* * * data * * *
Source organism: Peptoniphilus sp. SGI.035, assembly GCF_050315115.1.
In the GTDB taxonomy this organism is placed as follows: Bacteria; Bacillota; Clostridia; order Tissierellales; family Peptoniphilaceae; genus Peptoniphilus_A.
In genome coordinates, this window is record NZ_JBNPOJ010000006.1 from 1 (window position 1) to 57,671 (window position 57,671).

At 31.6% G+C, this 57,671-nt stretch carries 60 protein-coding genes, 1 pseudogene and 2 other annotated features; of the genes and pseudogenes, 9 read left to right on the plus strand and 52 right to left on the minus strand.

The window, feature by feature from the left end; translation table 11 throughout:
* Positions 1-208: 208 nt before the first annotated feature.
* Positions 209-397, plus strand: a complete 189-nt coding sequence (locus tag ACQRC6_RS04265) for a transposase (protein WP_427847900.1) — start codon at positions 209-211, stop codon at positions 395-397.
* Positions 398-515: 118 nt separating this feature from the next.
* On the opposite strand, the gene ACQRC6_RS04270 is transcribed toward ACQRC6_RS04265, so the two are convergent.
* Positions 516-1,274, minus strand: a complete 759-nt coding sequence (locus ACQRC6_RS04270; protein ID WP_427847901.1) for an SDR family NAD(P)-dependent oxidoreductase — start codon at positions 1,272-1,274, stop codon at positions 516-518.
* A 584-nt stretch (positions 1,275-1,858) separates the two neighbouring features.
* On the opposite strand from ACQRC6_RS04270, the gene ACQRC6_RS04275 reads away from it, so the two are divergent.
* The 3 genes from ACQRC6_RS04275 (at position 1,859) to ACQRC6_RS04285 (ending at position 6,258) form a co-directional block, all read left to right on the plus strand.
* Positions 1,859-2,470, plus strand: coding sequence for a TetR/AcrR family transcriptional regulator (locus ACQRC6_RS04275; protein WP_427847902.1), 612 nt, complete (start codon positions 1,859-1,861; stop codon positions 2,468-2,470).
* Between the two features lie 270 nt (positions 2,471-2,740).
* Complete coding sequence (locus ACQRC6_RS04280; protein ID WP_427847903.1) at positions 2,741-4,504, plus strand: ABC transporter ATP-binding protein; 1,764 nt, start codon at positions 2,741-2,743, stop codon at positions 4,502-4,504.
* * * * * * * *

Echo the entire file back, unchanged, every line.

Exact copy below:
Source organism: Peptoniphilus sp. SGI.035, assembly GCF_050315115.1.
In the GTDB taxonomy this organism is placed as follows: Bacteria; Bacillota; Clostridia; order Tissierellales; family Peptoniphilaceae; genus Peptoniphilus_A.
In genome coordinates, this window is record NZ_JBNPOJ010000006.1 from 1 (window position 1) to 57,671 (window position 57,671).

At 31.6% G+C, this 57,671-nt stretch carries 60 protein-coding genes, 1 pseudogene and 2 other annotated features; of the genes and pseudogenes, 9 read left to right on the plus strand and 52 right to left on the minus strand.

The window, feature by feature from the left end; translation table 11 throughout:
* Positions 1-208: 208 nt before the first annotated feature.
* Positions 209-397, plus strand: a complete 189-nt coding sequence (locus tag ACQRC6_RS04265) for a transposase (protein WP_427847900.1) — start codon at positions 209-211, stop codon at positions 395-397.
* Positions 398-515: 118 nt separating this feature from the next.
* On the opposite strand, the gene ACQRC6_RS04270 is transcribed toward ACQRC6_RS04265, so the two are convergent.
* Positions 516-1,274, minus strand: a complete 759-nt coding sequence (locus ACQRC6_RS04270; protein ID WP_427847901.1) for an SDR family NAD(P)-dependent oxidoreductase — start codon at positions 1,272-1,274, stop codon at positions 516-518.
* A 584-nt stretch (positions 1,275-1,858) separates the two neighbouring features.
* On the opposite strand from ACQRC6_RS04270, the gene ACQRC6_RS04275 reads away from it, so the two are divergent.
* The 3 genes from ACQRC6_RS04275 (at position 1,859) to ACQRC6_RS04285 (ending at position 6,258) form a co-directional block, all read left to right on the plus strand.
* Positions 1,859-2,470, plus strand: coding sequence for a TetR/AcrR family transcriptional regulator (locus ACQRC6_RS04275; protein WP_427847902.1), 612 nt, complete (start codon positions 1,859-1,861; stop codon positions 2,468-2,470).
* Between the two features lie 270 nt (positions 2,471-2,740).
* Complete coding sequence (locus ACQRC6_RS04280; protein ID WP_427847903.1) at positions 2,741-4,504, plus strand: ABC transporter ATP-binding protein; 1,764 nt, start codon at positions 2,741-2,743, stop codon at positions 4,502-4,504.